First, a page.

“Not Just a US Problem”: Institutional Racism in The UK

In the wake of the brutal murder of George Floyd in Minneapolis last month, race – and anti-racism campaigning – have been pushed to the forefront of many people’s agendas.

Discussions, social media campaigns, and protests have been sparked. Around the world, people have gathered in peaceful protest. In part, this has been as a mark of respect for Floyd (and the many other black victims of police brutality that have preceded him). It has also partly been as an instigator for change.

While the spotlight has understandably been pointed at the US – and forms of racism which are supported by the country’s structures and laws – people in South America, Africa and Europe have also started to question the presence of overt and covert racism in their own countries.

Last weekend saw protests sparked across the UK, with tens of thousands coming together to stand in solidarity with the Black Lives Matter movement.

Contrary to Prime Minister Boris Johnson’s denial that Britain is a systemically racist country, a statement which effectively undermines and silences the voices of black and minority-ethnic (BAME) communities and their allies, racism is definitely alive and well in varying degrees in the UK.

BAME communities in the UK continue to face both overt and covert forms of discrimination in almost all areas of daily life. In fact, one report commissioned by the UN in the Summer of 2018 found racial-based disparities across the education, housing, health and social care, employment, and criminal justice sectors (to name a few).

Race continues to define parameters for people in the UK, and this begins from an early age. According to the report Black Afro-Caribbean children were estimated to be three times more likely than white British children to face permanent exclusion for exhibiting the exact same behaviours. Racially-motivated bullying was also found to be rife in schools, which the UN puts down to, in part, a lack of black representation in both teaching workforces and British curriculums.

In the housing sector, BAME households are twice as likely to live in “persistent” poverty than white households. There are many reasons for this but one of the most important is the right to rent scheme – an element of the Conservative hostile environment immigration policy – which actually encouraged racial discrimination by asking landlords to vet tenants on the basis that they could be undocumented migrants. Unfortunately, many landlords conflate “undocumented migrant” with “non-white” or having a “non-white name”, resulting in mass-discrimination of those perceived by landlords to be ‘non-British’ regardless of their actual immigration status.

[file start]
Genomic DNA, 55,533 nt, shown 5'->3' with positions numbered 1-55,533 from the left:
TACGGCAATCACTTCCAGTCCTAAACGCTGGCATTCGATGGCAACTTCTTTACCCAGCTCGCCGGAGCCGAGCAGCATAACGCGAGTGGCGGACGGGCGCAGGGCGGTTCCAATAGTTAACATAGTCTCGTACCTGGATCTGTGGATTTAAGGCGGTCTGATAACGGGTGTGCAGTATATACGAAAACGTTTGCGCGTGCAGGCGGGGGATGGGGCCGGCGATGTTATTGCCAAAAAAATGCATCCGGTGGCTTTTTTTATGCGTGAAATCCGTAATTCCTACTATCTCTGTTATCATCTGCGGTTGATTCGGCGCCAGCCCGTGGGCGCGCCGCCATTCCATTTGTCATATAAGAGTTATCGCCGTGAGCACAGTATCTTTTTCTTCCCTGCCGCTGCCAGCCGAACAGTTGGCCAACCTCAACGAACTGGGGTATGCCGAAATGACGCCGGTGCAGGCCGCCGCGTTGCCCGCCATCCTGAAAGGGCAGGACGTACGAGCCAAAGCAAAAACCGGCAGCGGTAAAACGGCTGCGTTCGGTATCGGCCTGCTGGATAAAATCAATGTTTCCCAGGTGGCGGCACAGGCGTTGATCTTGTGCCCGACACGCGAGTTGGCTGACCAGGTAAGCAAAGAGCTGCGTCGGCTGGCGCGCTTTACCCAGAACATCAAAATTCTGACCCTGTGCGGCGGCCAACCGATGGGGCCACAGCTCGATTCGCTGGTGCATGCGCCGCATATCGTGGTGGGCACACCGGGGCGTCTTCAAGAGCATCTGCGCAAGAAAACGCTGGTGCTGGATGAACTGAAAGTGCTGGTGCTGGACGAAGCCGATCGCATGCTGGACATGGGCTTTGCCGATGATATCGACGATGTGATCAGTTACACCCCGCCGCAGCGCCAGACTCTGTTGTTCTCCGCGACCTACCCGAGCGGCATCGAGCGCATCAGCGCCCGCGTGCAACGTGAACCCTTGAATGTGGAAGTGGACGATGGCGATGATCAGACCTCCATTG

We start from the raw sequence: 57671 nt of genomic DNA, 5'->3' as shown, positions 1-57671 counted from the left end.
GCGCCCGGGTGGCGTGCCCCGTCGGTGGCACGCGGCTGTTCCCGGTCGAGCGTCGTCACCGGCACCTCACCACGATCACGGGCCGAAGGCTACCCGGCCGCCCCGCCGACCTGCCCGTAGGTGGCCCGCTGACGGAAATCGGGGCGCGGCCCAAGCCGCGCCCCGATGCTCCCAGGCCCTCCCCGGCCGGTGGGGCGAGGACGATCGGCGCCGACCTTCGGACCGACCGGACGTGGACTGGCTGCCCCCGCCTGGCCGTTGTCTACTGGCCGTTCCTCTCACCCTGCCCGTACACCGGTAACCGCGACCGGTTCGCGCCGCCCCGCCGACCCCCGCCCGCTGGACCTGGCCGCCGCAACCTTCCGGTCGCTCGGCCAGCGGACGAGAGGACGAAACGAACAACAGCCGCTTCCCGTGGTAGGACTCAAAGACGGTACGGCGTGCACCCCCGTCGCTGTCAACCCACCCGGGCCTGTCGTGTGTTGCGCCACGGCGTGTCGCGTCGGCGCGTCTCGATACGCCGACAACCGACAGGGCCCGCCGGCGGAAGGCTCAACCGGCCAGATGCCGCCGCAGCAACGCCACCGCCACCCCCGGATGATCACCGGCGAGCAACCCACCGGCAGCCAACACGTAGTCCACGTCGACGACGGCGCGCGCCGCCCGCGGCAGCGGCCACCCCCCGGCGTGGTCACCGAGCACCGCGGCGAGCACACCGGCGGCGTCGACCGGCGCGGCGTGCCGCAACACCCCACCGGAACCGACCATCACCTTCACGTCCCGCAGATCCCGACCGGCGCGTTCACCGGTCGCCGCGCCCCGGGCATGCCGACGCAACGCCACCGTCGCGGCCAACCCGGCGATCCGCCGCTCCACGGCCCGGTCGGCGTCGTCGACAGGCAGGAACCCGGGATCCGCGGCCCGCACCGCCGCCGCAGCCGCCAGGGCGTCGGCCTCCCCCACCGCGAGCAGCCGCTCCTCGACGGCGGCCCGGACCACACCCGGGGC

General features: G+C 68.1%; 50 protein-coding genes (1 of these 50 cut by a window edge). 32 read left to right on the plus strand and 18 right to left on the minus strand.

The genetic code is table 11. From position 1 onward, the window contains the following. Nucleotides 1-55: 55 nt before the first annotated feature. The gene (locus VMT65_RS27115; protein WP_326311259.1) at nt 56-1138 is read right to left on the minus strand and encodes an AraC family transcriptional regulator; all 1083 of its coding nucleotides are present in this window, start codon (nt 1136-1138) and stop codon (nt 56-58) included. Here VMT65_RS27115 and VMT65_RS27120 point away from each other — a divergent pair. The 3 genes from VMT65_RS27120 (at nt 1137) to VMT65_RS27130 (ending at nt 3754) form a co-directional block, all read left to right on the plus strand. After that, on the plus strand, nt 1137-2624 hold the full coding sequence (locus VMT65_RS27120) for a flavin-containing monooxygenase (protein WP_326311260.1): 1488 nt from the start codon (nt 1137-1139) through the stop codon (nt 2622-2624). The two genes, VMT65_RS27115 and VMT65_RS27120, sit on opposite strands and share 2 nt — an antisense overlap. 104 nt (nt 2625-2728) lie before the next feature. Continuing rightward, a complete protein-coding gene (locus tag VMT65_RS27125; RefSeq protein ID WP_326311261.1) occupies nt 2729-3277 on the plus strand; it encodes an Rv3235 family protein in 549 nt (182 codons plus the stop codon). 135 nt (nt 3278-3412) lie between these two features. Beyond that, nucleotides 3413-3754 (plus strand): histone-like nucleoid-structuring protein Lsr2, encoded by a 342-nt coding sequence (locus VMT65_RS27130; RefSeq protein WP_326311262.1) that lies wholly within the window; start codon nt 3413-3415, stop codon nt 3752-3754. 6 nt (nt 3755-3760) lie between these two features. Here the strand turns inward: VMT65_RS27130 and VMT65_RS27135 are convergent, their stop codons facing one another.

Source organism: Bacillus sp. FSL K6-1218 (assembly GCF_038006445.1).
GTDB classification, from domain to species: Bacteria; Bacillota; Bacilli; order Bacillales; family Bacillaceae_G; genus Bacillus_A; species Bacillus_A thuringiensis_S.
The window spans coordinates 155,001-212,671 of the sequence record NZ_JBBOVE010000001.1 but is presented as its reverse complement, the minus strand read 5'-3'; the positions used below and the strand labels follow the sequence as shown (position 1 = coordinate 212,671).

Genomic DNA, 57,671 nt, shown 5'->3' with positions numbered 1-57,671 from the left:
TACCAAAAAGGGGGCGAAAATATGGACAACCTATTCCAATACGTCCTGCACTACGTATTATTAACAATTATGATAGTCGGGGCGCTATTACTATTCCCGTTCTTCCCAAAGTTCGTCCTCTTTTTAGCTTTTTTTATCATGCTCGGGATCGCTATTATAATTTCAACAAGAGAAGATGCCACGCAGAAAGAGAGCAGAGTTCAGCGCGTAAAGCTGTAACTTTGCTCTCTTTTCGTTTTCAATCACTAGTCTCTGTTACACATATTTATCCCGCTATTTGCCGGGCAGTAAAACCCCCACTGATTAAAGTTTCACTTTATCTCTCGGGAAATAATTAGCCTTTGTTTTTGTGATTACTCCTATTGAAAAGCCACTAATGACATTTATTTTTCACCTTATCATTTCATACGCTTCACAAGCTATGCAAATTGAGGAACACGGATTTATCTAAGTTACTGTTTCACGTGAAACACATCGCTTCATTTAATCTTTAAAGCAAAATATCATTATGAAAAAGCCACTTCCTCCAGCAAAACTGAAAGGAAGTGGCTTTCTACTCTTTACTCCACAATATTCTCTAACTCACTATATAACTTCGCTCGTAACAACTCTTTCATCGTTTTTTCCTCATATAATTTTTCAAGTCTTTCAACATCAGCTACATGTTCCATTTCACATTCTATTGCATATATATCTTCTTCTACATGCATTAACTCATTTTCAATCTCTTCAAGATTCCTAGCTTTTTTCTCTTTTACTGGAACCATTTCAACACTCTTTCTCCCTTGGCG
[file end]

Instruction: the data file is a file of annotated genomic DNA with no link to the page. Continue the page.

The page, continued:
The same stories of severe discrimination are present across the healthcare, justice and employment sectors. Sadly, these disparities and examples of institutional racism have remained since 2018, and in many cases have worsened.

In fact, just last month, it was revealed that the Home Office has only issued a tiny fraction of its compensation to victims of the Windrush scandal. This saw thousands of black Britons and their families systematically targeted by the government’s hostile environment policy, threatened with deportation, cut off from public funds, and made redundant, despite having a legal right of abode in the UK. Despite this policy being denounced in the wake of the scandal, the trauma it caused is still very much a reality for the majority of its victims, who have now been waiting more than 18 months for the compensation that was promised to them by the government.   

With revived anti-racism efforts now encouraging thousands of people to engage with and question the state of institutional racism in the UK, the government is facing pressure to address this. 

There are many ways they can do so but the first is for government officials to stop living in denial. Own the fact that racism does exist in the UK as it exists everywhere in the world. This is not just a US problem.

Secondly, huge changes must be implemented across sectors. In the education sector, black history should be taught to children from nursery schools to university. We must end the whitewashing of British history curriculums. The histories and lived experiences of BAME communities not only as members of the British Commonwealth but also as their own people with their own cultures -- many of which existed before the British Empire came into power – should be included in these.

Thirdly, policy should require extensive diversity training in all people-facing roles, but especially those in emergency services like the police. Within this training, emphasis should be placed on the fact that implicit bias exists and informs employers’ and employees’ thinking and actions. It should also remind them how essential it is to remain vigilant against it.

As well as this, we must implement the recommendations in studies that look at the racial impact of different government policies, such as the Windrush Lessons Learned Review and the Lammy Review. There are many such studies and many such recommendations that require a careful inspection of systems that are already in place, and steps must now be taken to ensure these recommendations and properly considered and implemented.

It is vital that policymakers and government officials listen to the Black Lives Matter movement, and work to enact change now, while it continues to keep its momentum.

Written by: Jade MacRury

Jade MacRury is a correspondent for the Immigration Advice Service, an organisation of immigration lawyers based in the UK.

Photographs: Ehimetalor Akhere Unuabona

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